There was also another strand of teaching. Teaching friends, relatives, even the general public. Teaching about the ambulance service itself, teaching the basics of first aid, teaching the skills that could one day make the difference between life and death. Even simpler - teaching when and why to call an ambulance.

Teaching is all about knowledge. It's about having the skills to take that knowledge and impart it to others. It's about having the courage and the awareness to know that you can never know it all. It's about constantly making the effort to bridge those gaps that are missing. 

The thing I discovered about teaching is that it is easily the best learning tool out there. 

So go teach. Find something you're good at and teach it to someone. Or, alternatively, find something that you're not so good at, study it enough so that you'll know that if anyone asks, you can teach that too. 

Those that can't do, teach? Pah. Those who can teach, do wonders. 

Tuesday, 22 May 2012

Seat belts. Again.

This overnight story from northern Israel is nothing short of horrendous and heartbreaking. Eight members of the same family, parents and six of their children killed in a car accident. A seventh child, a seven-year-old girl, survived after she was thrown clear of the car as it rolled down an embankment before bursting into flames.
The aftermath - the destroyed car and body bags

I've read the story and some of the pseudo-analysis now on several websites, both in English and Hebrew. The thing that has stuck in my throat the most are the "talkbackists", the nickname given to those who comment on news websites, who have commented on the fact that the one person to have survived this awful tragedy, probably did so because she was not wearing a seat belt. The warped logic that flowed was that in order to save lives, the government, the police and whichever other authorities are involved should mind their own business and let people decide for themselves whether to wear seat belts or not.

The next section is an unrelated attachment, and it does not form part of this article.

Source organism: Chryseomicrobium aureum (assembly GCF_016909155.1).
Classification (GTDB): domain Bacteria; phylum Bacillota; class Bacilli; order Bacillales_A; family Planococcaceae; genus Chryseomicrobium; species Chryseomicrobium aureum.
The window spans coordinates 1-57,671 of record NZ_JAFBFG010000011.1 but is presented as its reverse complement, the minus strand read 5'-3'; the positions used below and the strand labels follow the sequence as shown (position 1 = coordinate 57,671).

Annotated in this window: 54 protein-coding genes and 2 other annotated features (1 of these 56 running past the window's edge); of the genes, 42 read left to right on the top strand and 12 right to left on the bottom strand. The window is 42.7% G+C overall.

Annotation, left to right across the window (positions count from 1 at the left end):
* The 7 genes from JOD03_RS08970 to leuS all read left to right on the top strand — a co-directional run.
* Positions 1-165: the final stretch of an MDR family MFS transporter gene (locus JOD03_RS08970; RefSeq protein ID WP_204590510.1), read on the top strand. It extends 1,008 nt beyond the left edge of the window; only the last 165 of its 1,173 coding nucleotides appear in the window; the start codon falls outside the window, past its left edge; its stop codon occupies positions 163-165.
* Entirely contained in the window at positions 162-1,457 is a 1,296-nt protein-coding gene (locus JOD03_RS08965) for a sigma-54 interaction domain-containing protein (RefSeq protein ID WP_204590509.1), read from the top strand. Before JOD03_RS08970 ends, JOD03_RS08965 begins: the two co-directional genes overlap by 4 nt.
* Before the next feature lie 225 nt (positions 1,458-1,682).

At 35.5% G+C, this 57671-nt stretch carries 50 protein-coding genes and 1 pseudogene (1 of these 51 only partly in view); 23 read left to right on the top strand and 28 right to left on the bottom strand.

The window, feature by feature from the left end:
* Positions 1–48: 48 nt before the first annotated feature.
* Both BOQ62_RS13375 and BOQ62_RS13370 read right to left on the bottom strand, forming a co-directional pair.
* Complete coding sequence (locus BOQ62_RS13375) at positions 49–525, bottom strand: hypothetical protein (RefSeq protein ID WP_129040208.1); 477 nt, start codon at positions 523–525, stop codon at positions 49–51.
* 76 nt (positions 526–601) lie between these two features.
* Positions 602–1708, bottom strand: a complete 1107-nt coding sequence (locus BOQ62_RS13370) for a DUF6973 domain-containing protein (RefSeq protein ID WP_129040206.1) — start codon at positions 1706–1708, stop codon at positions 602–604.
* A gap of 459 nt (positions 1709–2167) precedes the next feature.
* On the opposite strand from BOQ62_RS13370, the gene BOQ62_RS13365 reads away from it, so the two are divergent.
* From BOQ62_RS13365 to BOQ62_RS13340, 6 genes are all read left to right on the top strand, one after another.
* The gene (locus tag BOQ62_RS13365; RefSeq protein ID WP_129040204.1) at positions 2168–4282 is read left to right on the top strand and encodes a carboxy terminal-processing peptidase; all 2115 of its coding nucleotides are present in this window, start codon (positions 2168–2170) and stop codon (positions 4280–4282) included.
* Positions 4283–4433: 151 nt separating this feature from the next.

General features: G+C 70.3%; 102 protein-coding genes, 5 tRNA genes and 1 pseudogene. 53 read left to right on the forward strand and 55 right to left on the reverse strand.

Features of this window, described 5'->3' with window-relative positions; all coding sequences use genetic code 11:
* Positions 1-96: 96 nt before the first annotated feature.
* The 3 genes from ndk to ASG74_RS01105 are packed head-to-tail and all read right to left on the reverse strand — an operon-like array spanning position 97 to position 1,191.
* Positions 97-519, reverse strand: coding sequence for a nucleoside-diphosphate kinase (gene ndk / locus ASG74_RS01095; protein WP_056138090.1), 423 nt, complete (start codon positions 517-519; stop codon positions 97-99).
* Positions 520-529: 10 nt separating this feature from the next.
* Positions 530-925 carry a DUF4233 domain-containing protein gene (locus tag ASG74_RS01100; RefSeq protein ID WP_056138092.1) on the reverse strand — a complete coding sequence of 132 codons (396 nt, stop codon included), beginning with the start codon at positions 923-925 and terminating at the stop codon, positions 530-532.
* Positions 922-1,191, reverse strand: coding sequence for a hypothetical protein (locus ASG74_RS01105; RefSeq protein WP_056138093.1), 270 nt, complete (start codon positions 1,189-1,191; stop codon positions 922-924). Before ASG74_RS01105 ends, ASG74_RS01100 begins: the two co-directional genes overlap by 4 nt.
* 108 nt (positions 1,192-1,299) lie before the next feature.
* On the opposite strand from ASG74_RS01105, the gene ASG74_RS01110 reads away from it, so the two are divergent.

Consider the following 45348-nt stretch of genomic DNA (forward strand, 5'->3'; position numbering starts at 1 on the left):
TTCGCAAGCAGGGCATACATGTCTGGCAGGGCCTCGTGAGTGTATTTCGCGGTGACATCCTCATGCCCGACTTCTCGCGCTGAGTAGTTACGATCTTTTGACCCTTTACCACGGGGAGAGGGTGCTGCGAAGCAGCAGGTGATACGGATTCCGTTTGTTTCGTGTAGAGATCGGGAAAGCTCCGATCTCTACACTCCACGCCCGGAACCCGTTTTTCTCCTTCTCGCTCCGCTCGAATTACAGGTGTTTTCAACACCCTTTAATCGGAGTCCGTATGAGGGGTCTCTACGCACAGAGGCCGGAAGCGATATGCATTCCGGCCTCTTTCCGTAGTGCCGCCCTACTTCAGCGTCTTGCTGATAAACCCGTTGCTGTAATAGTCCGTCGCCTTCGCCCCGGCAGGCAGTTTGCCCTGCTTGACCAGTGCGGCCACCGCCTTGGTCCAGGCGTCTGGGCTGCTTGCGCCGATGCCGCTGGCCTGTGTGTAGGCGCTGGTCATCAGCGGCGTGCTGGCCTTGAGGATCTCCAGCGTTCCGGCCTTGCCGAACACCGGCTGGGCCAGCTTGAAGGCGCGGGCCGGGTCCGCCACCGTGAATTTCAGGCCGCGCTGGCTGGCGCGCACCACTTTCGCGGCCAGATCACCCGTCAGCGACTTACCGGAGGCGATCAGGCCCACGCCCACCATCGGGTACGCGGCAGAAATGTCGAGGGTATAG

It may well be true. It may be that in this one horrendous incident a life was saved by not wearing a seat belt. I don't know, nor do I think it should make a difference. I do know that being thrown from a moving vehicle is just as likely to kill, if not more so. 

Twenty or thirty years ago, as the idea of everyone in a vehicle wearing a seat belt was starting to take hold, there were plenty who mocked it. There were cries of government sticking their noses where they weren't wanted, cries of the trampling of freedom of choice, cries that as it was once good enough to drive around without, it should continue to still be allowed.